In 2017, Luis Carriles, then a journalist at the Mexican business newspaper El Economista, got wind of a hot story. Police had discovered a clandestine pipeline running from a state-owned oil refinery to land in an industrial park owned by a local construction company, Construcciones Industriales Tapia, known as Citapia. It felt like part of something bigger: Citapia wasn’t just a construction company — it was connected to a former Mexican administration embroiled in a massive corruption scandal.

Carriles wrote the story, linking the shady pipeline to wider issues within the energy sector. He told Rest of World that Citapia pushed back hard. The company’s chief legal representative, along with his PR team and lawyers, contacted El Economista to get the story retracted, Carriles said. The paper ignored their requests, and the piece is still available online. What Carriles didn’t know was that, at the same time as the PR pressure, someone was also trying to get the piece removed from search engines. 

Documents seen by Rest of World seem to show that Eliminalia, a “reputation management” company with headquarters in Spain and Ukraine, was employed to de-index — remove from search engines — or takedown content critical of Citapia, in 2017. The documents, which were first reported by Rest of World in early February, include lists of thousands “clients” from around the world. They appear alongside URLs of pages that Eliminalia apparently targeted on their behalf.

Citapia and the legal representative named in the documents did not respond to requests for comment for this article. Magalis Camellón, head of Eliminalia’s legal department, said in an email that the company’s records contained no mention of Citapia nor any persons or companies involved with the construction firm. Eliminalia also continued to deny any connection to the documents seen by Rest of World.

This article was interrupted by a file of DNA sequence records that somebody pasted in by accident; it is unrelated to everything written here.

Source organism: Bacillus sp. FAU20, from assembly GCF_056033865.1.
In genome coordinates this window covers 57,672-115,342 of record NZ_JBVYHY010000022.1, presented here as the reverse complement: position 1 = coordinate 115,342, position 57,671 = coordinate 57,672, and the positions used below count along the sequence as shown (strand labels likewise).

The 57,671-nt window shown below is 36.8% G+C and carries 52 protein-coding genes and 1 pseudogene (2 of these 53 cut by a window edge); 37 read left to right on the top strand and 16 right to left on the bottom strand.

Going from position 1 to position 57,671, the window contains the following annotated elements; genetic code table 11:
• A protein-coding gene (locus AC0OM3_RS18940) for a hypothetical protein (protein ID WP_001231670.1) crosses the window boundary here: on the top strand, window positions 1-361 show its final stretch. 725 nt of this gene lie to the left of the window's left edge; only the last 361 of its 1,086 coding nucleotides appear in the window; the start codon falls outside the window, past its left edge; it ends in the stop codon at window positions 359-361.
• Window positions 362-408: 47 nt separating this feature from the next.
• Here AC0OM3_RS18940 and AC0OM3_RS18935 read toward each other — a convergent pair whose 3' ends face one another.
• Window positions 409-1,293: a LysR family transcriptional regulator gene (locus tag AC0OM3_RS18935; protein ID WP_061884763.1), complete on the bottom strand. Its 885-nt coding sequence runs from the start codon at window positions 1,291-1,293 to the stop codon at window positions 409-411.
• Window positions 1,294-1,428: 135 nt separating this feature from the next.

The documents seem to indicate that between March 2015 and August 2019, Eliminalia’s services targeted articles involving more than 100 individuals in Mexico who used Eliminalia’s services. Many of those listed are politically connected people, and the URLs are principally news stories about allegations of corruption and drug trafficking. 

Whether or not clients turn to reputation-defense firms specifically to hinder legal prosecution, anti-corruption campaigners and free-speech activists in Mexico told Rest of World that services like Eliminalia’s, which enable the removal of information from public view, may interfere with the country’s justice system, disrupting investigations into corruption and other crimes.

“For those of us working against corruption, journalism is everything,” said Estefanía Medina, co-founder of Tojil, an NGO that investigates public corruption. “Every single one of the cases we’ve taken to court have originated from journalistic investigations.”

Services like Eliminalia work by exploiting the Digital Millennium Copyright Act (DMCA), a piece of U.S. legislation that is supposed to prevent intellectual property theft online. Under the DMCA, internet users can submit a request to search engines or web hosting providers, claiming that a piece of content belongs to them and demanding that it be taken down or de-indexed. 


Reputation management companies have also begun to cite other laws, such as the European Union’s General Data Protection Regulation (GDPR) to try to convince hosting companies to remove content. Eliminalia has been accused of making unfounded complaints under both the DMCA and the GDPR to get content removed or de-indexed. Eliminalia’s spokesperson denied all allegations of its involvement in such practices. 

In the case of the 51 URLs involving Citapia in the documents, most are news stories — including Carriles’ piece. There are also academic articles and citizen complaints. The links even include the Twitter handle of the Atitalaquía municipal government, where the pipeline had been discovered. The account had sarcastically tweeted, “If you can’t buy or import gasoline, just acquire the land surrounding the Tula oil refinery by force and illegally tap one of the ducts to siphon it like Construcctiones Industriales Tapia does.”

Many of the links listed are now down, and Rest of World was unable to review them. But the URLs spelled out in Eliminalia’s documents give some clue to the nature of the stories. These include “company-milked-pipelines-in-higalgo-but-the-jig-is-up” and a citizen complaint website translating to “”